Naturally in a book like this, solutions are suggested. After all, who would really want to buy a scathing critique about America without offering a ray of hope? Peck (along with Thompson, McAffee and Brynjolfsonn, and Jim Russell for that matter), pointed out what may be measures that could in the long run address this situation the American Middle Class is stuck in. Like these other gentlemen, and Richard Florida for that matter, Peck asserts that improving the education opportunities of lower-income children is crucial, but doesn’t get into real details. “Over the next decade or two, college education simply cannot be the whole answer to the woes of the middle class since even under the rosiest of assumptions, most of the middle of society will not have a four-year college-degree.” (Page 177) I do like the idea of career academies as well as the concept of a national innovation bank. Some of his other ideas, such as Wage Insurance, would never play in the current political climate. Wage Insurance, something many in Trump’s Circle of donors would scoff at, “ Wage Insurance kicks in when unemployed people find a new job that pays less than their old one, making up part of the difference, say half, for a couple of years.” (Page 167).
While soaking the rich isn’t the answer, I agree with Peck that high earners should be paying more than they do now. I wonder what he thinks about Trump’s idea to repeal the estate tax (as Governor John Kasich has done in Ohio)? Aggressive wage subsidies (for up to a year) to employers who hire the long-term unemployed, a targeted and temporary incentive, seems interesting but again questionable.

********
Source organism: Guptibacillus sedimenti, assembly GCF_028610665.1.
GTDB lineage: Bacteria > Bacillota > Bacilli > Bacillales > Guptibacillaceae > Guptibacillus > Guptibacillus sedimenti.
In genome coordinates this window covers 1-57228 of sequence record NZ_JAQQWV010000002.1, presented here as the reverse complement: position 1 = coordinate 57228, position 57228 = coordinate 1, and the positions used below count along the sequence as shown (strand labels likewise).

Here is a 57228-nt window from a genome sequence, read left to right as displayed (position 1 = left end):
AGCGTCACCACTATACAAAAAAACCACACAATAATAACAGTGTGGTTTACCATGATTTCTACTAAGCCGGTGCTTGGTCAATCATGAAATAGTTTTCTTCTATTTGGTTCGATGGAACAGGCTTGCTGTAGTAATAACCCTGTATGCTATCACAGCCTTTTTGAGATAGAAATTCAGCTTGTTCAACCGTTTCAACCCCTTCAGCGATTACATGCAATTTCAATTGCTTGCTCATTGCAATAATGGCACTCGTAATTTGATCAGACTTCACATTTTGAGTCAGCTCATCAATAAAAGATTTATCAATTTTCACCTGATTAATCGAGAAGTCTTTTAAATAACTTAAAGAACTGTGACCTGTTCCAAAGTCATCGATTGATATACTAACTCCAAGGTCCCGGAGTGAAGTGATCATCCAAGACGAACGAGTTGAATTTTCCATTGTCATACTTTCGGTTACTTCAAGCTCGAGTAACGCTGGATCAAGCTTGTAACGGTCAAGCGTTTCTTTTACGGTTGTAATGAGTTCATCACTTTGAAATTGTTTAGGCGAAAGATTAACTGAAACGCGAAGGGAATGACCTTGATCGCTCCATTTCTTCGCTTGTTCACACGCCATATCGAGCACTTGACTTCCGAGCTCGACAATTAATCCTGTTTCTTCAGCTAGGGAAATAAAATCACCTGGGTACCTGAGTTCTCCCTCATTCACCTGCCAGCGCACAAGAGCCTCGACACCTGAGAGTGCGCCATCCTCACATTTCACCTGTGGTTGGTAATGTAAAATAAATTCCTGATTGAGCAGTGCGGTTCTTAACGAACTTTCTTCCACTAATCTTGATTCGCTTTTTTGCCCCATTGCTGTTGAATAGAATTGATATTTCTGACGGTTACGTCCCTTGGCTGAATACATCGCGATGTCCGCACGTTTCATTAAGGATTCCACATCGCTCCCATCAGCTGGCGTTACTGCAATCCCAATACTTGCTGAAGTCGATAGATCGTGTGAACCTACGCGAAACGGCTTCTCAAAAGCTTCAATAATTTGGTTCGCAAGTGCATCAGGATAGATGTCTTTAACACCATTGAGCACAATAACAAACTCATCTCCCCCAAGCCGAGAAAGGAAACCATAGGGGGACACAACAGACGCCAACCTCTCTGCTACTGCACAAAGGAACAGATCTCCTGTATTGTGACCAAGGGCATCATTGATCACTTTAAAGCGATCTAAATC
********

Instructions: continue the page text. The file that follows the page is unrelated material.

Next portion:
While I do understand Peck’s argument that people’s mobility to get to jobs in other parts of the nation should be encouraged, what about the towns they leave behind? Besides that, in light of the problems people have with student debt, the idea of using college loans as a model for a relocation loan (Page 165) seems unfeasible. Putting more money into R & D is laudable. However, in light of what has happened since November 2016, it would be a struggle to keep government spending in this area as it is.
After repeated attempts to contact the Atlantic and Mr. Peck, I still haven’t received a response. However, here are the questions I wanted to ask him.
- When he wrote this book, did he ever thought that after two terms of Barak Obama we would wind up with something like the Trump Administration?
- What does he see the economic state of most Americans in 2021?
- Have the notions of public responsibility, social cohesiveness in short a functioning Civil Society continue to weaken since 2011?
- Did he think what Christopher Lasch wrote about has become a reality?
It would have been really nice to hear what Mr. Peck had to say about these.
Recently, a book by Washington Post reporter Amy Goldstein on the fate of people .living in Janesville Wisconsin after the GM plant there closed in 2008 shows that what Peck discovered in his book still affects so many people around the nation; and that many wound up voting for Trump. I would be surprised if Mr. Peck writes a sequel to Pinched in 2021. After four years of Trump on the one hand and a Congressional leadership eager to pursue the same policies that led our economy to the brink in 2008, we’ll get to see if the problems he chronicled remain or gotten worse.